On a whim, I opened my personal statement for the first time since hitting ‘submit’ nearly a year ago. Preparing to face my tendency to over-write, a habit which lends itself to often-cringeworthy grand pronouncements, I queued up the Aspiring Public Interest Lawyers Greatest Hits: “Is It Still Worth It? (After Signing that Promissory Note),” “Oh, Really? You’re Going to Save the World?” and the classic, “Naiveté.”
Instead, I came face-to-face with the prospect that the young, impressionable, wannabe lawyer nursing the cheapest drink on the coffee shop menu in exchange for five hours of Wi-Fi knew everything he needed to know.
See? Grand pronouncements.
Sure, one year ago, I would have failed every single first year course. I couldn’t brief, or outline, or read, or write, or even speak effectively. My Lexis points stood at zero and I had nary a dollar of Westlaw Starbucks gift cards. Every one of my classmates would have prayed to the almighty curve I was in their section. One year ago, I was a terrible law student.
“I don’t have a voice. But when you speak on my behalf, I get heard.”
As a law student, I don’t usually consider myself to be in a position of power or influence. In fact, I usually feel quite intimidated, whether I’m with a professor during office hours, trying to sound intelligent (when I’m actually utterly confused about the subject), or at a job interview, doing my best to persuade the interviewers that I’m a worthy candidate (while trying not to shake and stutter from anxiety).
So when my client Joseph* said those words to me, I practically burst into tears. Me? A mere law student? Give him a voice?
I am pleased to host a Q&A with Andrew Trombly, ’14, who gives his insights on his clerkships with Judge Paul Barbadoro, USDC, District of NH and Judge Robert Bacharach, US Court of Appeals, 10th Circuit.
Why did you decide to apply for a clerkship?
I thought that clerking would offer a good opportunity – particularly for somebody just out of law school – to write a lot and to learn about a wide variety of areas of law. Also, I wanted to observe the judicial process from a judge’s perspective. Short of actually becoming a judge, clerking is probably the only chance a litigator will ever have to do so.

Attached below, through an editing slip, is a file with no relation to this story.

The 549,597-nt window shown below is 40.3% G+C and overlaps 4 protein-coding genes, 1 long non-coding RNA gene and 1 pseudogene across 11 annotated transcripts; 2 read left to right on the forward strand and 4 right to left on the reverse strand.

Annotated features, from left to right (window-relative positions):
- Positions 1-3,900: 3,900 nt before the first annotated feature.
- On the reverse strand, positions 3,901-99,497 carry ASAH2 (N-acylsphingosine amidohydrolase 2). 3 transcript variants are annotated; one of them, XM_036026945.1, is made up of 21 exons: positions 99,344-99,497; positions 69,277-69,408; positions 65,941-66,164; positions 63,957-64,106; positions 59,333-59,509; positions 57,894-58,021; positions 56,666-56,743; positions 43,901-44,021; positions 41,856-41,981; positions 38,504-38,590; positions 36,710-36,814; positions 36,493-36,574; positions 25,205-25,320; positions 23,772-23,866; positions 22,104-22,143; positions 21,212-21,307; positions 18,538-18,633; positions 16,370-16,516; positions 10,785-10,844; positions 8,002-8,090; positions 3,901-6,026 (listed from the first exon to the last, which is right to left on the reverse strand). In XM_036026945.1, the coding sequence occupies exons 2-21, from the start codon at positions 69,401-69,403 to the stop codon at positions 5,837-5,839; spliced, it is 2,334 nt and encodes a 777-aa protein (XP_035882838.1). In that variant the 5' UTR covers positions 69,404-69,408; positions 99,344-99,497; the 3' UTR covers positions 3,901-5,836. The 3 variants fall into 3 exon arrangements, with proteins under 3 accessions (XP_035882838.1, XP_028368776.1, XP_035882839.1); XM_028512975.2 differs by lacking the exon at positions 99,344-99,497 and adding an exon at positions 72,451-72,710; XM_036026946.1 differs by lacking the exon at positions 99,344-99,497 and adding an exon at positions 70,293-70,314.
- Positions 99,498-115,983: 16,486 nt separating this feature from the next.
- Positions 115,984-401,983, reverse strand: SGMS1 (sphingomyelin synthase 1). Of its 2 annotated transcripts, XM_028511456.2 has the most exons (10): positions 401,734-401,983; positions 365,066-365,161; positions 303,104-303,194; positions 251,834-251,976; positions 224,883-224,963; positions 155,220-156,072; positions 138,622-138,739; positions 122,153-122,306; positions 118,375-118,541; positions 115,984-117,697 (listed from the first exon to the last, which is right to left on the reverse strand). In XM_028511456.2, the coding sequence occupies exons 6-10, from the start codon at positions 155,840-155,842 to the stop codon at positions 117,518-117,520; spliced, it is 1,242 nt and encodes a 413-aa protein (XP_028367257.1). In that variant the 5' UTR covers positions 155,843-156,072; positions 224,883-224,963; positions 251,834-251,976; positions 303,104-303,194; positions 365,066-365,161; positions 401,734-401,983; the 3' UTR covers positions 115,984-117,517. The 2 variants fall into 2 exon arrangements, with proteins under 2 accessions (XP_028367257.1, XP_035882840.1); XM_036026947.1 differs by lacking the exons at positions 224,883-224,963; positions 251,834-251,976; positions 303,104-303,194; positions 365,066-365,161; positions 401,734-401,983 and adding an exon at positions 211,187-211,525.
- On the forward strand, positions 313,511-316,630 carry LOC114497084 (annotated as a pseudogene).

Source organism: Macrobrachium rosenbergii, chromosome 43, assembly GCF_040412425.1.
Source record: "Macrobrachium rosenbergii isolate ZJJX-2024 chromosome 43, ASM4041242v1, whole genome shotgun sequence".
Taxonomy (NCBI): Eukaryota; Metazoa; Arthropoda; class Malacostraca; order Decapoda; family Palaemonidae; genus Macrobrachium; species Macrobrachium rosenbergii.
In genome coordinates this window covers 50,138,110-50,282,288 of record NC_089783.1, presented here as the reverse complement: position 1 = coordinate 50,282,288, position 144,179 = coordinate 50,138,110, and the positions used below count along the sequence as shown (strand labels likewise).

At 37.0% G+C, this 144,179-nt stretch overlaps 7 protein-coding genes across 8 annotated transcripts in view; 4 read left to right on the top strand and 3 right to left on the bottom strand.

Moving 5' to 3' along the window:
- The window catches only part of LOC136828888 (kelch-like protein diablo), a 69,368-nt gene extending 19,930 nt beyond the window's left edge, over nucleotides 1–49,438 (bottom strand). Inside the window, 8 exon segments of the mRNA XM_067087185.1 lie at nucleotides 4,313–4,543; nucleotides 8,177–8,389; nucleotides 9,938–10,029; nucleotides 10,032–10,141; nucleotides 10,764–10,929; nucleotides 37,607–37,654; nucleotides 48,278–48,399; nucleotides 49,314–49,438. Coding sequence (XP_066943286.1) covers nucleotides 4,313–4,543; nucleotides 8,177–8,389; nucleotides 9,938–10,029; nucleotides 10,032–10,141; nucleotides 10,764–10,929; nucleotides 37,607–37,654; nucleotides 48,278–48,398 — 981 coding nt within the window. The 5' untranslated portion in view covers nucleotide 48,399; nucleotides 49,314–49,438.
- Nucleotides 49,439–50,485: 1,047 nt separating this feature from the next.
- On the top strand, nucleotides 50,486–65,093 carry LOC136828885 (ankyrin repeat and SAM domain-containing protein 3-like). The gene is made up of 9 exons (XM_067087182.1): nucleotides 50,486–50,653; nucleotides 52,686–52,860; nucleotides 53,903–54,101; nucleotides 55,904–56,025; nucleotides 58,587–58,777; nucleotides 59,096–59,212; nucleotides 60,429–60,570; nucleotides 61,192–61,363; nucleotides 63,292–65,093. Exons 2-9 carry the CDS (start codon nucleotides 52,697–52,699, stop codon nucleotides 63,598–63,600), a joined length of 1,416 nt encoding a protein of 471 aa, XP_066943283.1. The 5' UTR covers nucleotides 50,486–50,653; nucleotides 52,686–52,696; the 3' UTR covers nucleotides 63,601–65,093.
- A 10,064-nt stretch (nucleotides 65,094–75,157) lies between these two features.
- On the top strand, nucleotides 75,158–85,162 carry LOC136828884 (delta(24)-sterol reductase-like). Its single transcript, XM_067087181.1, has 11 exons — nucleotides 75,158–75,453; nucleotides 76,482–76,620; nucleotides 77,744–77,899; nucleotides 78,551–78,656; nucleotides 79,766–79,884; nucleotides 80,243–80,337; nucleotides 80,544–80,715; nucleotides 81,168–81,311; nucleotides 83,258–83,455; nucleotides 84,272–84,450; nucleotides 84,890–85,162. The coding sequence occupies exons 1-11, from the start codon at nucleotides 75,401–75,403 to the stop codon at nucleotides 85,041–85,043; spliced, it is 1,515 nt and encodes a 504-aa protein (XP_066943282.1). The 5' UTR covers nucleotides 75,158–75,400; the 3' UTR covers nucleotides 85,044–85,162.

“I think you’re going to see more young people running for office for the first time in these next elections than ran for the first time inspired by President Obama’s success. … In my experience on the presidential stage — a tour that was shorter than I would have hoped — it seemed that anger and fear were the animating emotions of the entire election.
It has been and continues to be a privilege to witness some of the most vulnerable moments of a person’s life, to stand with them, and try to help. The young people with whom I’ve worked have radically different stories than my own, and I imagine different from most law students. My years spent working with them have shown me that while ongoing assistance and intervention in domestic, educational and religious environments is crucial, it can only do so much in the face of a legal system which, for example, occasionally punishes children for problems for which they are not directly responsible. These young people deserve someone fighting on their side who has walked alongside them and experienced a piece of their story. Here are three that have stayed with me. I’ve changed names, but otherwise told them as they happened.
When Jackson’s foster mom dropped him off at the ER, she gave the nurses a piece of advice: don’t let him play dinosaur inside. This was passed along to the director of the behavioral and mental health unit at a different hospital where he ended up, and was repeated to every staff member who worked with him: no dinosaur inside.